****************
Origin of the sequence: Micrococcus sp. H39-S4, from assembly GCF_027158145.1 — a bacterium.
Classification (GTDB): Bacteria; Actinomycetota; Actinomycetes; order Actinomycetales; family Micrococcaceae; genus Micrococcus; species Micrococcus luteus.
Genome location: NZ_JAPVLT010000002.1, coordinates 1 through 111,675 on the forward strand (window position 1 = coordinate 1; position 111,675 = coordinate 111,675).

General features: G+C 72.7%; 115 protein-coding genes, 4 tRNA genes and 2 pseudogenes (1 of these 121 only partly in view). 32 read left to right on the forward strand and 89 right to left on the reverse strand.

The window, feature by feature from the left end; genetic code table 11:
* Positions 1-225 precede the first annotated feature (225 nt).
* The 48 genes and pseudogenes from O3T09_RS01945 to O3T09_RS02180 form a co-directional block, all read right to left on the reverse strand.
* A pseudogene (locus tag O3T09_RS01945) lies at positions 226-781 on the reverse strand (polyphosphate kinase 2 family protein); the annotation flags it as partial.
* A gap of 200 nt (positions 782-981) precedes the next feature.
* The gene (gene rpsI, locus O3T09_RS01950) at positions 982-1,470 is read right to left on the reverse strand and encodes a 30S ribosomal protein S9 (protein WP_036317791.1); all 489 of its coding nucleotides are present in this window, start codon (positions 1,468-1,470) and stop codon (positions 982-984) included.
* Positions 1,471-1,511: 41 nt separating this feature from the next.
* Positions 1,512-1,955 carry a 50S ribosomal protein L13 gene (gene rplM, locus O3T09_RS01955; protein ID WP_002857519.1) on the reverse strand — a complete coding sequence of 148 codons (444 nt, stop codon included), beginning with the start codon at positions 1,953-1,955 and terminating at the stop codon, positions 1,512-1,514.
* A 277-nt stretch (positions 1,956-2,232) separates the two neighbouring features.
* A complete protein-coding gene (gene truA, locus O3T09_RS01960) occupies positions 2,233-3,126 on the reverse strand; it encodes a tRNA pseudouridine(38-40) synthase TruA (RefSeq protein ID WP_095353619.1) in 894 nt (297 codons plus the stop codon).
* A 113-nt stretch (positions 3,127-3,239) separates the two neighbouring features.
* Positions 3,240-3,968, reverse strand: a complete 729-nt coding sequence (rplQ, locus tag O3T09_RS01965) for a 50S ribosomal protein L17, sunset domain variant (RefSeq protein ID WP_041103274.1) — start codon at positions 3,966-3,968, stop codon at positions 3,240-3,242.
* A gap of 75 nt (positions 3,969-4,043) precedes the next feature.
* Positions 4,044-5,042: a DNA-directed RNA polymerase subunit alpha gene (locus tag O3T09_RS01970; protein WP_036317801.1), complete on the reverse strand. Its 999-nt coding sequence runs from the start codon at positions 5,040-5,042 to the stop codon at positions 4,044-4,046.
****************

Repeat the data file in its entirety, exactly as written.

Origin of the sequence: Micrococcus sp. H39-S4, from assembly GCF_027158145.1 — a bacterium.
Classification (GTDB): Bacteria; Actinomycetota; Actinomycetes; order Actinomycetales; family Micrococcaceae; genus Micrococcus; species Micrococcus luteus.
Genome location: NZ_JAPVLT010000002.1, coordinates 1 through 111,675 on the forward strand (window position 1 = coordinate 1; position 111,675 = coordinate 111,675).

General features: G+C 72.7%; 115 protein-coding genes, 4 tRNA genes and 2 pseudogenes (1 of these 121 only partly in view). 32 read left to right on the forward strand and 89 right to left on the reverse strand.

The window, feature by feature from the left end; genetic code table 11:
* Positions 1-225 precede the first annotated feature (225 nt).
* The 48 genes and pseudogenes from O3T09_RS01945 to O3T09_RS02180 form a co-directional block, all read right to left on the reverse strand.
* A pseudogene (locus tag O3T09_RS01945) lies at positions 226-781 on the reverse strand (polyphosphate kinase 2 family protein); the annotation flags it as partial.
* A gap of 200 nt (positions 782-981) precedes the next feature.
* The gene (gene rpsI, locus O3T09_RS01950) at positions 982-1,470 is read right to left on the reverse strand and encodes a 30S ribosomal protein S9 (protein WP_036317791.1); all 489 of its coding nucleotides are present in this window, start codon (positions 1,468-1,470) and stop codon (positions 982-984) included.
* Positions 1,471-1,511: 41 nt separating this feature from the next.
* Positions 1,512-1,955 carry a 50S ribosomal protein L13 gene (gene rplM, locus O3T09_RS01955; protein ID WP_002857519.1) on the reverse strand — a complete coding sequence of 148 codons (444 nt, stop codon included), beginning with the start codon at positions 1,953-1,955 and terminating at the stop codon, positions 1,512-1,514.
* A 277-nt stretch (positions 1,956-2,232) separates the two neighbouring features.
* A complete protein-coding gene (gene truA, locus O3T09_RS01960) occupies positions 2,233-3,126 on the reverse strand; it encodes a tRNA pseudouridine(38-40) synthase TruA (RefSeq protein ID WP_095353619.1) in 894 nt (297 codons plus the stop codon).
* A 113-nt stretch (positions 3,127-3,239) separates the two neighbouring features.
* Positions 3,240-3,968, reverse strand: a complete 729-nt coding sequence (rplQ, locus tag O3T09_RS01965) for a 50S ribosomal protein L17, sunset domain variant (RefSeq protein ID WP_041103274.1) — start codon at positions 3,966-3,968, stop codon at positions 3,240-3,242.
* A gap of 75 nt (positions 3,969-4,043) precedes the next feature.
* Positions 4,044-5,042: a DNA-directed RNA polymerase subunit alpha gene (locus tag O3T09_RS01970; protein WP_036317801.1), complete on the reverse strand. Its 999-nt coding sequence runs from the start codon at positions 5,040-5,042 to the stop codon at positions 4,044-4,046.